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Grants Triton (COMPLETE)


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Wow Love the outside planking look that you are using. Also thinking about using brass cannons myself.

Grant what scale is it that you are using?

Also I like the way that your doing the decking and planking, leaving areas open to show the work under. NICE!

 

Might I ask what wood did you use where? That's a big question as I can see a lot of different woods being used.

Wow! just has to be said again. Nice Work.

 

Later 42rocker

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Thanks for the interest and kind words guys.

42rocker, scale is 1:48 as per the plans. The cannons will eventually be chemically blackened. Regarding timber, the "orange" coloured timber is Fijian mahogany, dark red timber is jarrah, the deck and exterior hull planking is probably Tasmanian oak, though I'm not entirely sure. The jarrah and Tassie oak are recycled from old kitchen cabinet carcases. Old timber tends to be of a better quality.  If you are going to all the trouble of framing the deck, might as well show it off.

 

Grant.

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  • 2 weeks later...

Thanks Snowmans. Progress has been a little slow, all the gun carriages are complete, just need to blacken the barrels to finish.

 

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Due to numeracy issues, I have too few ring bolts. So here is a 'how to' for any that are interested.

The copper wire (stripped from electrical cabling) is approximately 0.5mm diameter and has been annealed to soften it, the rings are formed around the shank of a 1.8mm bit.

 

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The spiral is then cut using a jewllers saw.

 

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The rings removed, separated and sqeezed together.

 

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A small amount of silver solder paste is placed on the joint, then heated until the solder melts. I'm using a cheap pencil torch. Followed by a quick touch up with a file.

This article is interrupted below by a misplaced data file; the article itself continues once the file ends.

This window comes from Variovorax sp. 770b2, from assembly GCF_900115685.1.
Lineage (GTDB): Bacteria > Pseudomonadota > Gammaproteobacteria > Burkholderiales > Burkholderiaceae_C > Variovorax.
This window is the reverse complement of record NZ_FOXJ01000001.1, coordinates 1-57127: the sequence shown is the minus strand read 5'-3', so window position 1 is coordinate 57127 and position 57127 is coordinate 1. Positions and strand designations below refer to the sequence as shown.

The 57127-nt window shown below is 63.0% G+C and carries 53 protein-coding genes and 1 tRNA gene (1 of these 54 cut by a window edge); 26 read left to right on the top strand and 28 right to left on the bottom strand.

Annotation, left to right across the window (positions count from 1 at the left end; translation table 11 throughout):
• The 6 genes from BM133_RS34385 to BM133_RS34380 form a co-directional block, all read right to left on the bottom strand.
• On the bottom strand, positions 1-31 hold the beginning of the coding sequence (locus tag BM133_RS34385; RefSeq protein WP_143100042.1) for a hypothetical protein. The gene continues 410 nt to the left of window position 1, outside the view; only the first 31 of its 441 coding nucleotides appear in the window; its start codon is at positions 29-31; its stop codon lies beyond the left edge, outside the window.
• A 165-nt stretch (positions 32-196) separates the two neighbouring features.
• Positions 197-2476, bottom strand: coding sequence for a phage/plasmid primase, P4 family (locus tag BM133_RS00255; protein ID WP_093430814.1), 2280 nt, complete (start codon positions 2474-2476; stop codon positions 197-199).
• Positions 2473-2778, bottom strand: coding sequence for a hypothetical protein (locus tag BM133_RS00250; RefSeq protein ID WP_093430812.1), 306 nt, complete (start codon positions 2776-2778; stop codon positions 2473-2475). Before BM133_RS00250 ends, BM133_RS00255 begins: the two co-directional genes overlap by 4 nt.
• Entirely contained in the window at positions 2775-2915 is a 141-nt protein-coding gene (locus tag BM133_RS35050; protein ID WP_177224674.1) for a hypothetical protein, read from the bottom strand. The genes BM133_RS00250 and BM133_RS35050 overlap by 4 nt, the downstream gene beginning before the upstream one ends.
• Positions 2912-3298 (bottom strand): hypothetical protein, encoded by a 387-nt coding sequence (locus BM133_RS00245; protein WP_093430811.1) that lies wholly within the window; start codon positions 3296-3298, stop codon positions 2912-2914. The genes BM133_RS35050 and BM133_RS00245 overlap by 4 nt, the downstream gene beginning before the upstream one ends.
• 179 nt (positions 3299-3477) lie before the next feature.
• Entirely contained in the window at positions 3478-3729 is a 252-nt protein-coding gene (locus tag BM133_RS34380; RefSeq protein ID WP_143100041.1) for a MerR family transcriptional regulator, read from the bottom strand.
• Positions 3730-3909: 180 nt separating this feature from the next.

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Bent wire can be straightened by rolling under a timber strip. The wire end needs to be flat to give a good contact with the opposing surface, (solder paste is not good at filling gaps).The eye of the bolt is formed around the shank of a 1.0mm bit, then opened up and the ring attached, then squeezed shut.

 

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A dob of solder is applied as before, the ring is gripped with pliers (this also provides a heat sink to protect the existing joint), making sure the eye of the bolt is level or tipped slightly backwards, otherwise solder will run with gravity around to the ring fusing the pieces :angry:.

 

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Grip the assembly in pliers and straighten, then cut it off.

 

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This is not a difficult task, just fiddly. The tools and materials are cheap, you have no excuse. :)

 

Regards,

Grant.

 

 

 

 

 

 

 

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Pete, Ron & Joss, thanks for the comments. It's a public holiday here today, so, apart from a reasonably brief foray for coffee and browsing the discount racks at a dress shop with the Admiral, all day has been in the workshop.

Blackening the ringbolts and cannon barrels. Everything I know about this came from a tutorial by Pat (Banyan) in MSW 1.0. I'm using this product diluted at the ratio of 3 parts solution to 7 parts demineralised water.